1902 Encyclopedia > Spain > Spain - Extent. Territorial Divisions and Population. Foreign Possessions.

Spain
(Part 7)




SPAIN - GEOGRAPHY AND STATISTICS

Spain - Extent. Territorial Divisions and Population. Foreign Possessions.


Extent.—The total area of the mainland of Spain, according to the calculations of Strelbitsky, is 495,612 square kilometres or 191,365 square miles, that of the Balearic Islands 4982 square kilometres or 1923 square miles, and that of the Canary Islands, which, though belonging geographically to Africa, are administratively associated with the kingdom of Spain, 7611 square kilometres or 2939 square miles; so that the total area of the kingdom is 508,205 square kilometres or 196,225 square miles. This total agrees pretty closely with that in Justus Perthes's table given below (Table II.), although considerable differences will be observed in the areas assigned to the mainland provinces and the two island groups respectively. The length of the coastline of the mainland, according to Strelbitsky, is 2662 miles, which is equivalent to 1 mile of coast for every 72 square miles of area, about the same proportion as in France. The greatest length from north-east to south-west is 420 miles.

Territorial Divisions and Population. Administrative Divisions.—For administrative purposes the kingdom of Spain has since 1833 been divided into forty-nine provinces, forty-seven of which belong to the mainland, divisions. Before 1833 the mainland was divided into thirteen provinces, also enumerated below, which took their names from the ancient kingdoms and principalities out of which the modern kingdom was gradually built up. The present provinces are subdivided into judicial districts (partidos judiciales) and communes (ayuntamientos).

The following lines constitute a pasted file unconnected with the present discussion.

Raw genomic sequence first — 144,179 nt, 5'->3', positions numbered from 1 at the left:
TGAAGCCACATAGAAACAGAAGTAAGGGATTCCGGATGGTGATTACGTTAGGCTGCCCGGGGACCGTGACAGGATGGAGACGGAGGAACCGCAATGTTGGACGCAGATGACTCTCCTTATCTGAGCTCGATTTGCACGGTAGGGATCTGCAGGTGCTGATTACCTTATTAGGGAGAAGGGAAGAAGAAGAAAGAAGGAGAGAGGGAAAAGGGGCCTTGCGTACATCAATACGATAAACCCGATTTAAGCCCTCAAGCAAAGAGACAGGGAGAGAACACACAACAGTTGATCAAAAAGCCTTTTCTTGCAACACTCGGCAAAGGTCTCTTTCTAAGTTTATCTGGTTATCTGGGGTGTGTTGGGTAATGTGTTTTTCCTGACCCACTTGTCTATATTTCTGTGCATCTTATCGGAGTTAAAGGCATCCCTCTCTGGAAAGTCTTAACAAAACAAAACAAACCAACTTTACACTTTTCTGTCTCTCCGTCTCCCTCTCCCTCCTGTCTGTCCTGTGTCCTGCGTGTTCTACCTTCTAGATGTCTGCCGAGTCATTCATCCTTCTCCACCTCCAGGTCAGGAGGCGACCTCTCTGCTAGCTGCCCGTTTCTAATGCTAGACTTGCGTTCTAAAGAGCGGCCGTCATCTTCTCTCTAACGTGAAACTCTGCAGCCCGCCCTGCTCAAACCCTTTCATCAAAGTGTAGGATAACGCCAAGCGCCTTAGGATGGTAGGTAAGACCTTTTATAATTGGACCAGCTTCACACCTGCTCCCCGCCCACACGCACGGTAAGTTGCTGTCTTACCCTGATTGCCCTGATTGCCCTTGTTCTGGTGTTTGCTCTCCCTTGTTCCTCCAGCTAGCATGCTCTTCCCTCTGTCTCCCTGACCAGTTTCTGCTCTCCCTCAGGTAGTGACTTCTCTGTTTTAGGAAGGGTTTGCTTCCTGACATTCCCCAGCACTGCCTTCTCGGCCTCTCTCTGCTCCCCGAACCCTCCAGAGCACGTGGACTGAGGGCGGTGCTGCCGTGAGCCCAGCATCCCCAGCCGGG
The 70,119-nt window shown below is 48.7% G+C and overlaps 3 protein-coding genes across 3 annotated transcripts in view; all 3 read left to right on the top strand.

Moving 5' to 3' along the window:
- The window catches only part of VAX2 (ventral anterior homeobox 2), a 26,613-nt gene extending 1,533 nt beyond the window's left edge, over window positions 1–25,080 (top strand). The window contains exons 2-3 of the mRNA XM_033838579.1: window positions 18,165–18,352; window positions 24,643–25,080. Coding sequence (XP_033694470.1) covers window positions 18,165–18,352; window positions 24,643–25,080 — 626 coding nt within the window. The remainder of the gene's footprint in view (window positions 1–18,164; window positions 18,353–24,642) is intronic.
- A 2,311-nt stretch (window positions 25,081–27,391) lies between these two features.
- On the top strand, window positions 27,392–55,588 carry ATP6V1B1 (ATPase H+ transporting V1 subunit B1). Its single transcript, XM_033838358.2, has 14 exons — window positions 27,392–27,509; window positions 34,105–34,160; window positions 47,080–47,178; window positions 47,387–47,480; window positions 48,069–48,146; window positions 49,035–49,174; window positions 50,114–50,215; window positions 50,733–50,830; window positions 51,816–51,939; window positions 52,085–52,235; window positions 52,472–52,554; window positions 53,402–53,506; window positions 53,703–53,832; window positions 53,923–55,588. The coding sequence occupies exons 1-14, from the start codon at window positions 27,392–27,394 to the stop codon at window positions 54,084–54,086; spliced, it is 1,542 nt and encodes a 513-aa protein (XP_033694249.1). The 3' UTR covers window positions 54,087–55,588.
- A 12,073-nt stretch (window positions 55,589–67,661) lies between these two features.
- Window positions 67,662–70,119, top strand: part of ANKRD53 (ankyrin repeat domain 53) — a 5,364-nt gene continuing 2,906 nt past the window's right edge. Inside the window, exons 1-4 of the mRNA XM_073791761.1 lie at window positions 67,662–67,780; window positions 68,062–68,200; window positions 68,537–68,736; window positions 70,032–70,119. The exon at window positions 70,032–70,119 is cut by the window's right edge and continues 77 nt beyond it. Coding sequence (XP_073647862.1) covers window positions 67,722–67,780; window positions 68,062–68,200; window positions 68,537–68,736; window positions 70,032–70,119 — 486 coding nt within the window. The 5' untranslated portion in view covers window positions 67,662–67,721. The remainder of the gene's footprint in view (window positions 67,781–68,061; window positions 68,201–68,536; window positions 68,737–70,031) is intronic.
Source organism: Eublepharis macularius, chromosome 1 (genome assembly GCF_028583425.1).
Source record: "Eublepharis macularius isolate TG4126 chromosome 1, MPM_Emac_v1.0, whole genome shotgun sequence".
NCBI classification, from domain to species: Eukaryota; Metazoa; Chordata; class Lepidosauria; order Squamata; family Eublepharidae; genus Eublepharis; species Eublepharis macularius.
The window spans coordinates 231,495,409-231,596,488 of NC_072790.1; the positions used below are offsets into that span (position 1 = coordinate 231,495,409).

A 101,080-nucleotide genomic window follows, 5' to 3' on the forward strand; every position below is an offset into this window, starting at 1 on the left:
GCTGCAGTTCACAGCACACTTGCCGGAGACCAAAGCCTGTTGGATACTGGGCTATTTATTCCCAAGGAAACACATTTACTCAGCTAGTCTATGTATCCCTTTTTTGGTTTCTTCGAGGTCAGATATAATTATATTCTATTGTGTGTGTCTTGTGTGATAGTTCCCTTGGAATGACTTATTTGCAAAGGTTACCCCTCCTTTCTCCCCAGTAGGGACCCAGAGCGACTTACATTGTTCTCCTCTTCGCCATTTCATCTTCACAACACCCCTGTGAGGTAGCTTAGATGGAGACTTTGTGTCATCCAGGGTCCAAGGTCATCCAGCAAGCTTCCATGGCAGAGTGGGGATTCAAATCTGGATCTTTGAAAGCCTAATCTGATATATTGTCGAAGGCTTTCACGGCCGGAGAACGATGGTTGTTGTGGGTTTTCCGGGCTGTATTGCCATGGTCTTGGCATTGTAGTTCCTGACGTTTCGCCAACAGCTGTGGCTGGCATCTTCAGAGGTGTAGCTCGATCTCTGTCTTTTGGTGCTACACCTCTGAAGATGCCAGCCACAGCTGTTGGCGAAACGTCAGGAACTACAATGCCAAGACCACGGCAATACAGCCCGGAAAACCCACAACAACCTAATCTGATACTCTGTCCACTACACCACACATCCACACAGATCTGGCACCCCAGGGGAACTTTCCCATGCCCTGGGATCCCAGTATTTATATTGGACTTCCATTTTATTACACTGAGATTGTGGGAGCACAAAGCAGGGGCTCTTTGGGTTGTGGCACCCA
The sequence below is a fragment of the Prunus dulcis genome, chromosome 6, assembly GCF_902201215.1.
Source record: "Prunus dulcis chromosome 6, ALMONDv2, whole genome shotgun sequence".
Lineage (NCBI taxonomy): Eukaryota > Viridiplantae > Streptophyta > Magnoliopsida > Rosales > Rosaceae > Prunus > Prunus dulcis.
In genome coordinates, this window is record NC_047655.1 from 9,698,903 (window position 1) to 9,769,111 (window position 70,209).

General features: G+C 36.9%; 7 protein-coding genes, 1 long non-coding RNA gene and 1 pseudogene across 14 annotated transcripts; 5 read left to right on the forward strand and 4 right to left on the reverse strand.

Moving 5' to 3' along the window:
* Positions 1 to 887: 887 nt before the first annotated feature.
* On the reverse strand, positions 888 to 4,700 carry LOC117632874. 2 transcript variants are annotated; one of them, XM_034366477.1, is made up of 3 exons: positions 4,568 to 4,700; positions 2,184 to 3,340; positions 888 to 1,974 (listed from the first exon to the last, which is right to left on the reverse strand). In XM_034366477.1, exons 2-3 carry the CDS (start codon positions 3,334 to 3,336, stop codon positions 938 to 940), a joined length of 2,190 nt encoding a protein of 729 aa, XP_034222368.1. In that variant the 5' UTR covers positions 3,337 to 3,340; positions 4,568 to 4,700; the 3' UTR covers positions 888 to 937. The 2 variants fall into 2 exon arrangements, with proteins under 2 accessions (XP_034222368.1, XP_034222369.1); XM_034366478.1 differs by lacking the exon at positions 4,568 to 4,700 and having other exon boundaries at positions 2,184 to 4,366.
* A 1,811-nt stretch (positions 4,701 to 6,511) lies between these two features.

Population. It is probable that the population of Spain attained its highest development during the period of the early Roman empire, when it has been estimated, though of course on imperfect data, to have numbered forty or fifty millions. The best evidence of a dense population in those days is that afforded by the specific estimates of ancient writers for some of the larger cities. The population of Tarraco (Tarragona) was estimated at 2 1/2 millions, and that of Nova Carthago (Cartagena), Itálica (Sevilla la Vieja), and others at several hundreds of thousands. Emérita Augusta (Merida) had a Roman garrison of 90,000 men, which also implies a large population. [208-2]

== TABLE ==

The first Spanish census was made in 1594, but some of tho provinces now included in the kingdom were for one reason or another not embraced in the enumeration, so that the total population assigned to Spain within its present limits for that date is obtained by adding the results of enumerations at different dates in the provinces then excluded. The total thus arrived at is 8,206,791. No other census took place till 1787, when the total was found to be 10,268,150; and this census was followed by another in 1797, when the population was returned as 10,541,221. Various estimates were made within the next sixty years, but the census of 1857 proved that some of these estimates must have been greatly below the truth. The total population then ascertained to exist in Spain was 15,464,340, an increase of not much less than 50 per cent, since the census of 1797. The last census took place on December 31, 1877, and the total population then ascertained, 16,631,869, shows an increase of only 7 1/2 per cent., equal to an annual increase at the rate of 0.35 per cent.—lower than in any other country in Europe except France.